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(Temporary?) decoupling of bad subsidies as an alternative to support Mexican fishers during the COVID-19 pandemic

Martinez Cruz, Adan


As of April 21, 2020, the Mexican Federal administration has committed a one-time transfer of MXP 7,200 (USD 374) to 193,200 fishers to support them during the COVID-19 pandemic. This amount affords a 4-member rural household’s basic basket of goods during a month and a half. Fishers, however, most likely will need support for a longer period. In this document, we suggest that a decoupling of bad fisheries subsidies represents an alternative to efficiently redirect public funds towards relief support. If, for instance, only fuel subsidies were going to be decoupled, the one-time transfer committed by Federal authorities can be increased to afford a basic basket of goods during two additional weeks. Alternatively, the decoupled subsidy can reach 79,178 additional fishers. We highlight that a decoupling policy addresses suggestions made by international institutions to face economic impacts from COVID-19 without deviating from Sustainable Development Goals. This recommendation is particularly relevant for developing economies as sustainability is a criterion when accessing loans from international institutions. While this document focuses on the Mexican case, its insights are relevant for developing countries that are searching for alternatives to support their populations in facing COVID-19.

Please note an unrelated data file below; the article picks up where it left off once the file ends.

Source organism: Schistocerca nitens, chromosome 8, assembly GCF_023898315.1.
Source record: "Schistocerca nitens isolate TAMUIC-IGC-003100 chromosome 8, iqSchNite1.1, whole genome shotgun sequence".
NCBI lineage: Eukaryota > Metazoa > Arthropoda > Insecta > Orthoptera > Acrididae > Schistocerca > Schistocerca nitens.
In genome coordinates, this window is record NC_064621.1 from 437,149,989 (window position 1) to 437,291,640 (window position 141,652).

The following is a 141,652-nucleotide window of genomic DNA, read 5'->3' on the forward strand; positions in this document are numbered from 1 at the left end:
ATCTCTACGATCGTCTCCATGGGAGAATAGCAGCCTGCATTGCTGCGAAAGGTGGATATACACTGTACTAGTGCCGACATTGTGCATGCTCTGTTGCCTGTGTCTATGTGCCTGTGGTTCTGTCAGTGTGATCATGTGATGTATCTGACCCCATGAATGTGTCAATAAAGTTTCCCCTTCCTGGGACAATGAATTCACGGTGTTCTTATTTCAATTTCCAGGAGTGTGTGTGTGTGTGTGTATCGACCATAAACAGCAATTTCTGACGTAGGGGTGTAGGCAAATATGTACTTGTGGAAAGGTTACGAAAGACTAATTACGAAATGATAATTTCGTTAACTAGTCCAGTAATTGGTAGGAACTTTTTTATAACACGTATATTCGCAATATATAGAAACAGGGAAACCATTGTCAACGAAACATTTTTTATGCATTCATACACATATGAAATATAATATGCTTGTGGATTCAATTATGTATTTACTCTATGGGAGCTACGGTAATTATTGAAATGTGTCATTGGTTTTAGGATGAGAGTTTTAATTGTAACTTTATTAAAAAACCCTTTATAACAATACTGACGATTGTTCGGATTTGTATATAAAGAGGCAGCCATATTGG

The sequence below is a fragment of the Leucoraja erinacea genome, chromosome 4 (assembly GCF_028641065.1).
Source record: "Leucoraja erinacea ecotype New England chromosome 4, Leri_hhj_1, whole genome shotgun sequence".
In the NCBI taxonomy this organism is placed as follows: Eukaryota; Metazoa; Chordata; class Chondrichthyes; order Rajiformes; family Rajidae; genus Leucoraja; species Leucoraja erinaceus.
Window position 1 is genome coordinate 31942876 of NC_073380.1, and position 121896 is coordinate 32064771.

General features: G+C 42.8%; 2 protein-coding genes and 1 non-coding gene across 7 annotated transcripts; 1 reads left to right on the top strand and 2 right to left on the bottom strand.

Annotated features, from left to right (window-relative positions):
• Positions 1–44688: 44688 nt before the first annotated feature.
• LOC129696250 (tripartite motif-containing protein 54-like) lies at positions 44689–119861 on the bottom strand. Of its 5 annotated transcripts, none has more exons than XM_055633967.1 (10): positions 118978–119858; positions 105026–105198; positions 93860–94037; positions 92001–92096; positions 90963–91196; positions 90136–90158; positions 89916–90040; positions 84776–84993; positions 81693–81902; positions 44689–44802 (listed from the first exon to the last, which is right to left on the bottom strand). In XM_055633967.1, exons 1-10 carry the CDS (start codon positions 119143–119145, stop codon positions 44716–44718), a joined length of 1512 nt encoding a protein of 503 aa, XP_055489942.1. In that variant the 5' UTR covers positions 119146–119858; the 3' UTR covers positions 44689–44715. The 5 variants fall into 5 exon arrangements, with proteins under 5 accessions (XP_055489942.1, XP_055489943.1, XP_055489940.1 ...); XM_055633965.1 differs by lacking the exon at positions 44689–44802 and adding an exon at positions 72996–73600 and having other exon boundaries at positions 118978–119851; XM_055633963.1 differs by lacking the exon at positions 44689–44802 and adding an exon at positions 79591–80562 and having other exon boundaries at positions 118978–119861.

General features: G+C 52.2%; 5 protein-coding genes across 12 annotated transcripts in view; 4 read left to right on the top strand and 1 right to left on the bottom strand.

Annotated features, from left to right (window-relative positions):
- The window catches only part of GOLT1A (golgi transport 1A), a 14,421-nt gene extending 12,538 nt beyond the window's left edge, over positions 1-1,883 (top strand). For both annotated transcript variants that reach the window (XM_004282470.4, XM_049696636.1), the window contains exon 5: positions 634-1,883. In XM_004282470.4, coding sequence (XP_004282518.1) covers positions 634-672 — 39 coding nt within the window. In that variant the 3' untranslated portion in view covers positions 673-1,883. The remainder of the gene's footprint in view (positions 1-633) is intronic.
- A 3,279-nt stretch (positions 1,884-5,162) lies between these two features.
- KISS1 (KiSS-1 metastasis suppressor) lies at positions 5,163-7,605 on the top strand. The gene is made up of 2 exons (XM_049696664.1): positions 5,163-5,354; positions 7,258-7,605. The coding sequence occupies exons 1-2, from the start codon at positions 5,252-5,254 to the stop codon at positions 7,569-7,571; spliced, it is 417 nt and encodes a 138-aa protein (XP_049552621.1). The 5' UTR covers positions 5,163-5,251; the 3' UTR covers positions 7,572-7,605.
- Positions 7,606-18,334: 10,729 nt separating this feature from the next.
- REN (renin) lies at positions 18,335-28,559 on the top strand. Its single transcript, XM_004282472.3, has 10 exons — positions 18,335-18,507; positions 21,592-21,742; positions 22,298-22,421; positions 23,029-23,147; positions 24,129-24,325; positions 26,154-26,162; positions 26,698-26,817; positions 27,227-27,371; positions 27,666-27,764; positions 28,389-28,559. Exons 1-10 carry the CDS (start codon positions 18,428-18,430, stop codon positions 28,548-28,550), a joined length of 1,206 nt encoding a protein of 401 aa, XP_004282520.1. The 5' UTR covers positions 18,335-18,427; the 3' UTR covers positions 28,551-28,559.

COVID-19; Decoupling Fisheries Subsidies; SDG 14.6; Mexico

Published in

CERE Working Paper
2020, number: 2020:9
Publisher: Department of Economics, Umeå University

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